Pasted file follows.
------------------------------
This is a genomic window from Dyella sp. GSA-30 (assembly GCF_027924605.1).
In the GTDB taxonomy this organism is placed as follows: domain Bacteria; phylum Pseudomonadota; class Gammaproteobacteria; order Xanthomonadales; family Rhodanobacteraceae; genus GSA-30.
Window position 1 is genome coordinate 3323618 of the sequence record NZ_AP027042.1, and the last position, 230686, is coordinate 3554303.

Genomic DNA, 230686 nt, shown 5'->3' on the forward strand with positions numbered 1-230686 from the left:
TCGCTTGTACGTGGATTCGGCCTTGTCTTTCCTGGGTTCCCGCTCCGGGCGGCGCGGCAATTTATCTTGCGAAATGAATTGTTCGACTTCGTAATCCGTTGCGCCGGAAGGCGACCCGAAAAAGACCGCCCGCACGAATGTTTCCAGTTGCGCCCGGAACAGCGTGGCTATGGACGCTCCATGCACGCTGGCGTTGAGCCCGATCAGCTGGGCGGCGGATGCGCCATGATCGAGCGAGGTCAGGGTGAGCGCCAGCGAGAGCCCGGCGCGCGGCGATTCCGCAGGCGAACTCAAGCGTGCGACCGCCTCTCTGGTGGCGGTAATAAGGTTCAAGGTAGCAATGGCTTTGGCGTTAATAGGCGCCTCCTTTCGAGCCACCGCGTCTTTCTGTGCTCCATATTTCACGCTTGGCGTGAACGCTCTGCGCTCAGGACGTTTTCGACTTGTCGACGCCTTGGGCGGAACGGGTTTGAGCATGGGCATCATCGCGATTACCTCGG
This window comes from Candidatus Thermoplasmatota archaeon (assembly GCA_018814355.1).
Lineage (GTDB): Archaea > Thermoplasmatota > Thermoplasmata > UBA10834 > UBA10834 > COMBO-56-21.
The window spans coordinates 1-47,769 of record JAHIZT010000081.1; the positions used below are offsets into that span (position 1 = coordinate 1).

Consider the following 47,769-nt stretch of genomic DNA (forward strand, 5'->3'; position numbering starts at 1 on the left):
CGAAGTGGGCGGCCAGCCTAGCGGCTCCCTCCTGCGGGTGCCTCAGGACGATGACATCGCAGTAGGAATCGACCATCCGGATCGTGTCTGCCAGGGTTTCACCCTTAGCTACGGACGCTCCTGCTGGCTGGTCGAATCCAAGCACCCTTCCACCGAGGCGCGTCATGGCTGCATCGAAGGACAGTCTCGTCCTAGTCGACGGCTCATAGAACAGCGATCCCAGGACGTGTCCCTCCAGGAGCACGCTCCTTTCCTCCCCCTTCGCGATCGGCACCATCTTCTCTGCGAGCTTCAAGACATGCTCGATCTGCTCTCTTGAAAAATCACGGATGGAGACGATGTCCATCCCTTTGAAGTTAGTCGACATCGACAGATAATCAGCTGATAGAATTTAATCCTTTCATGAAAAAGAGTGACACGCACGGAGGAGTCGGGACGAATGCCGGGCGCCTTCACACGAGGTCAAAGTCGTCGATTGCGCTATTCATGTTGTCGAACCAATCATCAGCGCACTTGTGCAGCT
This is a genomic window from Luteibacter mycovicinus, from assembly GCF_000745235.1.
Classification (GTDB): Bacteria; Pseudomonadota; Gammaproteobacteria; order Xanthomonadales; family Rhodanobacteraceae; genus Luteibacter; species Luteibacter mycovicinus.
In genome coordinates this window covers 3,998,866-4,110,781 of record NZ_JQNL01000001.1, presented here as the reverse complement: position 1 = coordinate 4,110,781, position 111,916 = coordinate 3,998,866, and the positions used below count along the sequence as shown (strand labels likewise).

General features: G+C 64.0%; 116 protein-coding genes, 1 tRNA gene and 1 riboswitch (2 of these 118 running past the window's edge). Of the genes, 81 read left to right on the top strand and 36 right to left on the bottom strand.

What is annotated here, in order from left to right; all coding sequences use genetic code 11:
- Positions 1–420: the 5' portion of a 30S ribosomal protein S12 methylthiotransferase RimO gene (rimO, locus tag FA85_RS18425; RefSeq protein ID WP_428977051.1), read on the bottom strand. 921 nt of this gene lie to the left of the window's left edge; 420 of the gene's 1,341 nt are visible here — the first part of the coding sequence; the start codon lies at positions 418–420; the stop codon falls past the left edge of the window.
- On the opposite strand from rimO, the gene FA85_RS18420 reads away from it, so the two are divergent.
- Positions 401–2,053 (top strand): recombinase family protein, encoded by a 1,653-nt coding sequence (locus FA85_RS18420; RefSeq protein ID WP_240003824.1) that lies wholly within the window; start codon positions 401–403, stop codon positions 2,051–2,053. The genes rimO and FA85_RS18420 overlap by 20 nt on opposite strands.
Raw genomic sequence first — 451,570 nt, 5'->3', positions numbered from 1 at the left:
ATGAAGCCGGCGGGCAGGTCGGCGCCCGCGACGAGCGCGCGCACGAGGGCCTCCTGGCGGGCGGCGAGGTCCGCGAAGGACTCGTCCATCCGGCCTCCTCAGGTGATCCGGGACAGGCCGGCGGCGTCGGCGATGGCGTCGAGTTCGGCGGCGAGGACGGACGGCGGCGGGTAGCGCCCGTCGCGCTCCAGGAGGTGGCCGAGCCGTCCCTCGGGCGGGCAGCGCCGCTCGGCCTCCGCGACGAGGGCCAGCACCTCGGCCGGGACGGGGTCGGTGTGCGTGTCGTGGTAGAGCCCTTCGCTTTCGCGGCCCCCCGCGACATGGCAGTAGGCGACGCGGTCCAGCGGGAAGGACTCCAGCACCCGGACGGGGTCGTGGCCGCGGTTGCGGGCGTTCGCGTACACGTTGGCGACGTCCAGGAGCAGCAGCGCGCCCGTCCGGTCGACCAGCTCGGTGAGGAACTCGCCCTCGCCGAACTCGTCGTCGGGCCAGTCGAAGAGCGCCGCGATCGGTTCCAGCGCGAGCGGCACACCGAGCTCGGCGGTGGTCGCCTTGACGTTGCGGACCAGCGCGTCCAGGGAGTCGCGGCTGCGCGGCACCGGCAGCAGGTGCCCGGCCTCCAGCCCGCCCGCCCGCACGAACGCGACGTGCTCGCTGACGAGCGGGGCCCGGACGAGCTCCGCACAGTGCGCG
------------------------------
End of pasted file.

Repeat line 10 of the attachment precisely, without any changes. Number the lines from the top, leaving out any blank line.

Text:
CGAAGTGGGCGGCCAGCCTAGCGGCTCCCTCCTGCGGGTGCCTCAGGACGATGACATCGCAGTAGGAATCGACCATCCGGATCGTGTCTGCCAGGGTTTCACCCTTAGCTACGGACGCTCCTGCTGGCTGGTCGAATCCAAGCACCCTTCCACCGAGGCGCGTCATGGCTGCATCGAAGGACAGTCTCGTCCTAGTCGACGGCTCATAGAACAGCGATCCCAGGACGTGTCCCTCCAGGAGCACGCTCCTTTCCTCCCCCTTCGCGATCGGCACCATCTTCTCTGCGAGCTTCAAGACATGCTCGATCTGCTCTCTTGAAAAATCACGGATGGAGACGATGTCCATCCCTTTGAAGTTAGTCGACATCGACAGATAATCAGCTGATAGAATTTAATCCTTTCATGAAAAAGAGTGACACGCACGGAGGAGTCGGGACGAATGCCGGGCGCCTTCACACGAGGTCAAAGTCGTCGATTGCGCTATTCATGTTGTCGAACCAATCATCAGCGCACTTGTGCAGCT